There may be a ‘crisis in care’ but communities are showing how to tackle it

By Rhys Davies

When I sat for the early screening of BBC Panorama’s “Crisis in Care” two-part documentary I have to admit to being more than a little nervous.

For 10 months BBC reporter Alison Holt and crew were given permission to film all aspects of Somerset’s strained care system. As the coordinator of the Micro-enterprise Programme, responsible for supporting the development of small, care and support providers in Somerset my nerves centered on how Somerset’s growing number of ‘micro-providers’ would be portrayed. The narrative could easily have been simplified to focus on regulation and the fact that many micro-providers are not eligible for registration with the care regulator the Care Quality Commission (CQC).

Thankfully in the weeks and months of filming the BBC saw firsthand the dedication, professionalism and increasingly essential role micro-providers play in Somerset’s care system. In the second of the two documentaries, to be aired next Wednesday, the team follow a ‘day in the life’ of Jill Kemp who speaks powerfully about the difference being a micro-provider has made, not only to the people she supports but importantly her own value in her community.

The whole documentary is very powerful and highlights the reality for many families, councils and frontline workers face trying to do their best with limited resources. Whilst I had no reason to be nervous, it is with slight regret that the documentary focuses almost solely on the negatives, the financial, bureaucratic and social problems which have left families disconnected with increased dependency on social care and health systems.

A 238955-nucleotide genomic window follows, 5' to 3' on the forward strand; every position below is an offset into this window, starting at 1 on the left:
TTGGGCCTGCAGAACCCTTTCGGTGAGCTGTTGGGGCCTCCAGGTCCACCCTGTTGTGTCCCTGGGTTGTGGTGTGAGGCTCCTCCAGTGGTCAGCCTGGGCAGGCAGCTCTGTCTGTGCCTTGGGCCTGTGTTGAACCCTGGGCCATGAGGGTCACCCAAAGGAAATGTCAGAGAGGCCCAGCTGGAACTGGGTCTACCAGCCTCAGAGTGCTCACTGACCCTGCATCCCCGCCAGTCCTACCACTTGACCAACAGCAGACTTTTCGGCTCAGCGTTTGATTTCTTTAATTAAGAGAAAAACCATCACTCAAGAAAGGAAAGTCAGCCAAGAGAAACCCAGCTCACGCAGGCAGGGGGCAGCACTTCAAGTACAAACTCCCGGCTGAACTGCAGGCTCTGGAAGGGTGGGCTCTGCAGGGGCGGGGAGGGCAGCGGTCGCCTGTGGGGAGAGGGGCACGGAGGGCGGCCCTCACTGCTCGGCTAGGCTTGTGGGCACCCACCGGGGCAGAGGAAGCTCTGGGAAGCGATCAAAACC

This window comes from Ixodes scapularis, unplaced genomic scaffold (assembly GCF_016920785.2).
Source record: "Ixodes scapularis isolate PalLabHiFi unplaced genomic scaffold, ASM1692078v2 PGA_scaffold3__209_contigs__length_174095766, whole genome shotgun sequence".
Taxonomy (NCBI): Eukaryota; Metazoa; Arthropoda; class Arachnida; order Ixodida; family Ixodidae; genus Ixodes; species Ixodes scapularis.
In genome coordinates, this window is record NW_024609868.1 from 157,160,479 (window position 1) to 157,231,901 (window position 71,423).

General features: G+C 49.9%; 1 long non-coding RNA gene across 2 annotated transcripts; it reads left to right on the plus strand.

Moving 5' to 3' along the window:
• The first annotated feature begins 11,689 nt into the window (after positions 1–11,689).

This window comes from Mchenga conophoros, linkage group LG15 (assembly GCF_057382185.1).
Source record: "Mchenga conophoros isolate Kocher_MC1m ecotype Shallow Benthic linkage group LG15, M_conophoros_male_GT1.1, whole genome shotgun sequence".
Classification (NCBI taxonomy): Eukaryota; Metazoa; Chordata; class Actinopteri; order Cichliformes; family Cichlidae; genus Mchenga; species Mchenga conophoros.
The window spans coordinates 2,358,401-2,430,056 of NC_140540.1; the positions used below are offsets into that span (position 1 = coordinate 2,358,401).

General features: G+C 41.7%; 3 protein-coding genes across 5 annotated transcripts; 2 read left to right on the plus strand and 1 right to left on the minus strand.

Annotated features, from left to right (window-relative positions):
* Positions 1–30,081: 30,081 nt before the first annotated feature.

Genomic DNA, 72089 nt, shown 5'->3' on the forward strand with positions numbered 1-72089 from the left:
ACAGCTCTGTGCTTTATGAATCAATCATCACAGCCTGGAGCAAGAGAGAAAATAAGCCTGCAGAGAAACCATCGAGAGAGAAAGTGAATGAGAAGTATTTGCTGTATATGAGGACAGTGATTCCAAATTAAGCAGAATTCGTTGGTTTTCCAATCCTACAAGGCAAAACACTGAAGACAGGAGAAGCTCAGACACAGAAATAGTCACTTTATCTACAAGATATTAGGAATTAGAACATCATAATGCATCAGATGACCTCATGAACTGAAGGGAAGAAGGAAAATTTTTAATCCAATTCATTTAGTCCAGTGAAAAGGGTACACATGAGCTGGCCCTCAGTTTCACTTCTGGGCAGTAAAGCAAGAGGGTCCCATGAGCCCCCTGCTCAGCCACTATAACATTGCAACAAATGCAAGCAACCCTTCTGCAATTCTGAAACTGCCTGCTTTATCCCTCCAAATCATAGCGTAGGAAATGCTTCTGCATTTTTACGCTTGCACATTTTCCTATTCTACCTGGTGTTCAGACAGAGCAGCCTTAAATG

My day to day work shows me that despite all the genuine negatives there are hugely positive forces at work. People and communities working together to solve problems and create real magic.

Despite the major focus on funding within the Panorama programme I know that the answer to the challenges we face is not just more funding for councils. It is as much about creating conditions where people can connect better with each other and be given the tools, confidence and permission to create their own local solutions. With real leadership from the council and strong local partnerships Jill Kemp and Somerset’s 400+ community enterprise leaders are leading the way – watch Panorama next week if you fancy a bit of inspiration.

Rhys Davies

Micro-enterprise Catalyst – Somerset

@CommCatsRhys

 

One thought on “There may be a ‘crisis in care’ but communities are showing how to tackle it

  1. In my research into communications within Sustainability and Transformation Partnerships and similar systems, it has become apparent that there is an important component that is absent; a common platform where employees from all constituent partners can raise important issues, issues that affect the efficiency of the partnership. While staff of NHS Trusts may have a number of different platforms, some more effective than others, information may not be shared with other partners. Worse, local Government employees and staff of social-care providers frequently have no suitable platform for raising concerns.

    Surely, if we are determined in “creating conditions where people can connect better with each other and be given the tools, confidence and permission to create their own local solutions.” then we must first provide the platform, a common communications platform where every employee in every constituent partner can share their observations, concerns and innovations.

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